Gay Sportscaster’ carving own niche on radio airwaves

By Randy Myers MCT

WALNUT CREEK, Calif. – Greg “The Gay Sportscaster” Sherrell is demanding justice on the Energy 92.7 airwaves. Over the weekend, someone broke into his car in the Castro and snatched his valuables and laundry. Gone are his trendy undies, but the most devastating loss is his cherished “glittery shirt,” the one with “Music Saved My Life” written on it.

“I want my glittery shirt back!” he bleats out with a Texan twang.

Co-host Fernando Ventura seizes the opportunity to egg his friend on, asking if the culprit had nabbed that particular pair of designer jeans with the flowers on ’em as well.

Such is the lively early morning banter that pops up weekdays between the dance music on the independently owned station. But what makes this FM program an original – besides being the only San Francisco Bay Area station to exclusively spin dance music – is that it appears to mark the first time a Bay Area commercial morning radio team has been made up of two openly gay men.

The plan was to have Ventura paired up with a woman. But no Grace to his Will could be found.

When Ventura suggested that Sherrell, whose cheeky sports updates had already scored with listeners, be given the job, the idea met with resistance.

“The first thing that the program director told me was: ‘No, it’s not going to work, because it’s going to be two gay guys, and you’re going to be labeled “The Gay Show,” and you’ll never really appeal to much more than gay people,'” Ventura said.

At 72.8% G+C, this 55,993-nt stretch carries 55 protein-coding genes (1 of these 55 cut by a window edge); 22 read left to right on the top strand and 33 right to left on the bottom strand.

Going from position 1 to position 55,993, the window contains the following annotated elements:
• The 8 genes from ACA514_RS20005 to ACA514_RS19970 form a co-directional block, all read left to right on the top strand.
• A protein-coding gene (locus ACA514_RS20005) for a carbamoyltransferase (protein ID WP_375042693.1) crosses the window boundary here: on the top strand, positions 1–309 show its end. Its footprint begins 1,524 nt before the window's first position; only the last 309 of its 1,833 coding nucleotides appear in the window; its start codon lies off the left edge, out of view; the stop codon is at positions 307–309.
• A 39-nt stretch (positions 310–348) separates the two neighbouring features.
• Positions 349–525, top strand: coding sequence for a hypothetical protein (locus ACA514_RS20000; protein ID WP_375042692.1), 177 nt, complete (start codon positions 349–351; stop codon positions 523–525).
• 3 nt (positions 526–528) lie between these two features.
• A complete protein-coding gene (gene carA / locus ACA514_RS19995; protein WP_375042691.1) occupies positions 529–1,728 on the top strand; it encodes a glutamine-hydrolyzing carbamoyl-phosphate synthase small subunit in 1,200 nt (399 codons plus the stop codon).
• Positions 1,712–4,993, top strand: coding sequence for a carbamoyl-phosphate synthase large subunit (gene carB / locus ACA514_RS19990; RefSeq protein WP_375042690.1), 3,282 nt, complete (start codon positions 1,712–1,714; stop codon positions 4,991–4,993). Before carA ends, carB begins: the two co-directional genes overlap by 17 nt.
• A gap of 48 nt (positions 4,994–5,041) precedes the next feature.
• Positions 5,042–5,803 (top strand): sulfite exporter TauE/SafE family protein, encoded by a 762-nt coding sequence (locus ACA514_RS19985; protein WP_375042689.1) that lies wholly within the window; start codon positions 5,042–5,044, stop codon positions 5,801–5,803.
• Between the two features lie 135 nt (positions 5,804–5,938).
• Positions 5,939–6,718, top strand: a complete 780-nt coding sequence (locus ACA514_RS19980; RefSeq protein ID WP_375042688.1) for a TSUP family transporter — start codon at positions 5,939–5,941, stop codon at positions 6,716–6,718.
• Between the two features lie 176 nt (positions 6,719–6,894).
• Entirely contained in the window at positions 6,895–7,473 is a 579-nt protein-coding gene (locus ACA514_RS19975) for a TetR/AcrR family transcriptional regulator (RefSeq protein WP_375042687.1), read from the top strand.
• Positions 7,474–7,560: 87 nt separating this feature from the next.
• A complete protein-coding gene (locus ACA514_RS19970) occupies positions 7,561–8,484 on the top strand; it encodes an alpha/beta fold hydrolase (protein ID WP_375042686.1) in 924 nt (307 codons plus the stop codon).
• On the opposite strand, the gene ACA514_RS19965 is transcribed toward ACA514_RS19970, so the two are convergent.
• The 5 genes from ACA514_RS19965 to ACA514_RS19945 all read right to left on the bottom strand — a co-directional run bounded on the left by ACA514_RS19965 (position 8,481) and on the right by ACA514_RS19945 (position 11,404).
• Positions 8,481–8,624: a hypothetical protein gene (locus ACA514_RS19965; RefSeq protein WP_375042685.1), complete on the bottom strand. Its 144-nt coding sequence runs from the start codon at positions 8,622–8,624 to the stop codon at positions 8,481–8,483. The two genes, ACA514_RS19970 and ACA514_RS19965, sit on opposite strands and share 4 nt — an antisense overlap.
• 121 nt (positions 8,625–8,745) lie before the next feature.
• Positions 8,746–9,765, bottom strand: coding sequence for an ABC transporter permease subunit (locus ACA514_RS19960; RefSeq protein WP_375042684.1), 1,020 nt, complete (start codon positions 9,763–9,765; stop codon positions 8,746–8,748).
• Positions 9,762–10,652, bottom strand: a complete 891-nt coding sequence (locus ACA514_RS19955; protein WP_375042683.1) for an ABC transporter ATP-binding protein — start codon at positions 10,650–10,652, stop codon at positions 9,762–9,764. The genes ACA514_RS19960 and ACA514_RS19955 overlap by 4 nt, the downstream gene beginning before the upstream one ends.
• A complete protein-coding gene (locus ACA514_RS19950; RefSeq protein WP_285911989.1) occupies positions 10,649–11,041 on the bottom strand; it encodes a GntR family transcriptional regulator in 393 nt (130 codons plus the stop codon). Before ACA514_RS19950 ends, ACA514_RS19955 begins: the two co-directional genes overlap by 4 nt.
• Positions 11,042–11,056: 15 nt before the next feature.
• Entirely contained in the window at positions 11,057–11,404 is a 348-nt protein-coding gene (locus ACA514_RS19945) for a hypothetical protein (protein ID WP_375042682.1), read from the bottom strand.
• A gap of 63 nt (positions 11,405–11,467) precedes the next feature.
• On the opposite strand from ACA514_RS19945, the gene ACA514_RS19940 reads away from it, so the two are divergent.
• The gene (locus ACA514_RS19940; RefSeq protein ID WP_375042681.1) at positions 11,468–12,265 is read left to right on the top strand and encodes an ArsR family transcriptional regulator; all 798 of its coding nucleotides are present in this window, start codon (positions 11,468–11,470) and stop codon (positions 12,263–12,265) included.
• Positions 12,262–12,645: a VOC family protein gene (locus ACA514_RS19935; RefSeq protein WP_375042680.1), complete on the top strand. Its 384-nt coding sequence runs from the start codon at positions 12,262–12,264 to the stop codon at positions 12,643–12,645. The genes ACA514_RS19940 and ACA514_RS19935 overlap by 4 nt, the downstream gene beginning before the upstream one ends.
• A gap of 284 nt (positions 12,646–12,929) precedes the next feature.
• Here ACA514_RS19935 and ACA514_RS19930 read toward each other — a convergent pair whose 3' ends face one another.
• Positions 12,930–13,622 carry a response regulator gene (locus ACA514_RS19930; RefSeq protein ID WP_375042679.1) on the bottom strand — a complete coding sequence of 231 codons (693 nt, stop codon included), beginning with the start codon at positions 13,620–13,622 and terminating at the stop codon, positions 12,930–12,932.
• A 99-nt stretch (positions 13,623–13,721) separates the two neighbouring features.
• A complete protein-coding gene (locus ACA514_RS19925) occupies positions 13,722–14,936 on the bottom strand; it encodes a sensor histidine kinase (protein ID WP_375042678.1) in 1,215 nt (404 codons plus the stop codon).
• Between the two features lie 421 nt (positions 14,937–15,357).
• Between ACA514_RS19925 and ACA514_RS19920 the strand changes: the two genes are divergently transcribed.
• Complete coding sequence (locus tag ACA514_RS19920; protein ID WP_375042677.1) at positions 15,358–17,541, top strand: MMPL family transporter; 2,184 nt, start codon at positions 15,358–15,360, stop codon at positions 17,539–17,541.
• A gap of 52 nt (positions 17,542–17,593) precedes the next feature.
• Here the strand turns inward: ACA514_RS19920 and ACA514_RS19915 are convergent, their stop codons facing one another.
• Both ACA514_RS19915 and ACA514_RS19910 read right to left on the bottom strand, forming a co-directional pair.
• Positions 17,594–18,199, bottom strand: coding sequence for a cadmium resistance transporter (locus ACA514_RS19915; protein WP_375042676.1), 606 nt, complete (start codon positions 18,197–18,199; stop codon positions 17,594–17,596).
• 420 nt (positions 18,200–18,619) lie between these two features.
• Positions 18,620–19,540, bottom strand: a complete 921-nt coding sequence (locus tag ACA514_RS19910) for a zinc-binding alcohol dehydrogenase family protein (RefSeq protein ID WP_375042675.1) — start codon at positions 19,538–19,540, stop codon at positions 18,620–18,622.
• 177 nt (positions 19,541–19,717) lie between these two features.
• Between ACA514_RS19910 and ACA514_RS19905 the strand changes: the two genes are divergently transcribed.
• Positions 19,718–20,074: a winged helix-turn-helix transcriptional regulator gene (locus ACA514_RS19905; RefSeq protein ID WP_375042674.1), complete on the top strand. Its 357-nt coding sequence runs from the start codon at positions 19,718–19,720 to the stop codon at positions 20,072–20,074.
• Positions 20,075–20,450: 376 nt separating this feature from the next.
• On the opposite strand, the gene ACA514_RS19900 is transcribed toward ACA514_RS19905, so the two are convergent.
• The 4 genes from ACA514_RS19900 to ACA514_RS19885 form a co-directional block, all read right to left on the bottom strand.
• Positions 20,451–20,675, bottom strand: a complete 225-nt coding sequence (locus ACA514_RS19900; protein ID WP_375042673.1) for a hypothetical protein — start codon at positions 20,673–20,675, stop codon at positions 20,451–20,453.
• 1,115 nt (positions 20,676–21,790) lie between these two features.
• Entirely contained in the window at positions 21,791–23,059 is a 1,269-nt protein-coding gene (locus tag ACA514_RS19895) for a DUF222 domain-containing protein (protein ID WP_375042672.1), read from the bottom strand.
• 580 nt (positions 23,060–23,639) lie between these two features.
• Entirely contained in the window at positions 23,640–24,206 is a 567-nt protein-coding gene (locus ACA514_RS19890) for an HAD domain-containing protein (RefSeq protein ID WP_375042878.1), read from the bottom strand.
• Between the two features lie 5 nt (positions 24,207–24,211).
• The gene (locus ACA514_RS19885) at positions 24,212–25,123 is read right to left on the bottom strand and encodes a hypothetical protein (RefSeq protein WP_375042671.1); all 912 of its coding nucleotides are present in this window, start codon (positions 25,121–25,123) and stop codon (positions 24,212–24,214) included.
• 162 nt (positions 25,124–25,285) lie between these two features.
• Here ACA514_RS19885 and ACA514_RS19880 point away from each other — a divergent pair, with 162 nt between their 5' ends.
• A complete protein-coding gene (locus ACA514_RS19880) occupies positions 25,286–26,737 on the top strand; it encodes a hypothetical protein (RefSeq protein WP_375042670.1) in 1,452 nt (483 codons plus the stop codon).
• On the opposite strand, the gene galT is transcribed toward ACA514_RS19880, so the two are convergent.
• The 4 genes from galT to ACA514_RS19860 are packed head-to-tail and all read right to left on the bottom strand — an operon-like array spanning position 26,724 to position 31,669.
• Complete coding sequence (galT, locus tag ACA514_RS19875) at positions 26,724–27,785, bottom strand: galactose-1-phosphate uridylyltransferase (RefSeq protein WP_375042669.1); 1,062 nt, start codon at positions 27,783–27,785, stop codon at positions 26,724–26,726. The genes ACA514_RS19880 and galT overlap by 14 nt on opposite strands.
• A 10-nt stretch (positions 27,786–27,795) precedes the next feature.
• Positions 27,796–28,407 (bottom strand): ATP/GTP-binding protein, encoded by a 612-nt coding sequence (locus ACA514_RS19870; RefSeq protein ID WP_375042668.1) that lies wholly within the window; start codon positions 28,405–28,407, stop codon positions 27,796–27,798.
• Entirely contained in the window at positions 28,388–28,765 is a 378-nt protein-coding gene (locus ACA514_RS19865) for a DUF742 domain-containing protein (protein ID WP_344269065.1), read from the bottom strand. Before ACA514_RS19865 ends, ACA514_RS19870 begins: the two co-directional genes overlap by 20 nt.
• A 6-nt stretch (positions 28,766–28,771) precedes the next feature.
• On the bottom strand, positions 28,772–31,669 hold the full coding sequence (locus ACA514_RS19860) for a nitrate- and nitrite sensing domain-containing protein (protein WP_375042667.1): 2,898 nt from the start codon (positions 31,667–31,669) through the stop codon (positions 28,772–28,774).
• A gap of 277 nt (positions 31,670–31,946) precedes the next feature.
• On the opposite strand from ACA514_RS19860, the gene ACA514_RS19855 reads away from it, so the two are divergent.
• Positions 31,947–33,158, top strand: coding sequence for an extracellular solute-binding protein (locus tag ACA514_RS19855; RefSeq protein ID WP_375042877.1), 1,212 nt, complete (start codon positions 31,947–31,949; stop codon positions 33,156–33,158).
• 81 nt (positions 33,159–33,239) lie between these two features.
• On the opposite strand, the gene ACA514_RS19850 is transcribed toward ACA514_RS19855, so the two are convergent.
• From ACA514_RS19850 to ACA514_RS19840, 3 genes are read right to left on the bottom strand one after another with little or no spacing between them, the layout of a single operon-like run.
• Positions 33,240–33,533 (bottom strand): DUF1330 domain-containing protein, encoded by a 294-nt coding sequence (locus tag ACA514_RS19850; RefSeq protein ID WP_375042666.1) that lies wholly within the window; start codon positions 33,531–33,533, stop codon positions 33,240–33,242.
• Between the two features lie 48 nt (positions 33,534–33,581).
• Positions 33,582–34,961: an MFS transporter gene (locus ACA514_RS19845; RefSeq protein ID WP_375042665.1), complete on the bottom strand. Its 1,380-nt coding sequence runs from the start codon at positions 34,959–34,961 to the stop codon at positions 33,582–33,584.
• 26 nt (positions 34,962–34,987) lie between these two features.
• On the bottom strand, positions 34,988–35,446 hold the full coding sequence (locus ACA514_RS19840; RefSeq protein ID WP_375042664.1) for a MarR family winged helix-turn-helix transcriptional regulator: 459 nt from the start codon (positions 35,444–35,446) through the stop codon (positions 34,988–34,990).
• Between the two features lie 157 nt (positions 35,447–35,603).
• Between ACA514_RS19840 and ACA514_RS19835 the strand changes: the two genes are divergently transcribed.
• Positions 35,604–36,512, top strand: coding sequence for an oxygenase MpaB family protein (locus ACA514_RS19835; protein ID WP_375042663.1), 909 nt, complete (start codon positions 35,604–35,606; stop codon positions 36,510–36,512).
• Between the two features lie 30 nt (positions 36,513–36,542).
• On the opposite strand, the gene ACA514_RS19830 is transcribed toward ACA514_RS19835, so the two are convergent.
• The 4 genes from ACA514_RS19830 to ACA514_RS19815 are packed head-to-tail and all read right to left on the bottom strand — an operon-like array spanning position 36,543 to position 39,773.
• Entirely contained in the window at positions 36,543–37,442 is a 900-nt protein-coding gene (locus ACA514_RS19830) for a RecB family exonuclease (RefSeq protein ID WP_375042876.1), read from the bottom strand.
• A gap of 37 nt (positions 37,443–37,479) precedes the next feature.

But that all changed.

One day in 2005, Ventura invited Sherrell to host the entire show with him. Their on-air chemistry clicked with listeners – the theatrics of Greg smoothly playing off Fernando’s low-key persona.

But why in the Bay Area hadn’t this been heard of before?

“I don’t have an answer for that,” said John Peake, program manager, who joined 92.7 after the show was in place. “Certainly, gay marketing has come out of the closet in the last few years.”

What’s most remarkable about the show is how the sexual orientation of 92.7’s hosts is integrated into the proceedings but isn’t the focal point, said Terence Kissack, executive director of GLBT Historical Society in San Francisco.

“Here you have a general mass audience broadcaster who has as its general voice two openly identifiable gay men, and it’s part of who they are but it’s not the main focus,” he said. “The culture of the Bay Area is one where you have the acknowledgment of difference and a blurring of lines around identity.”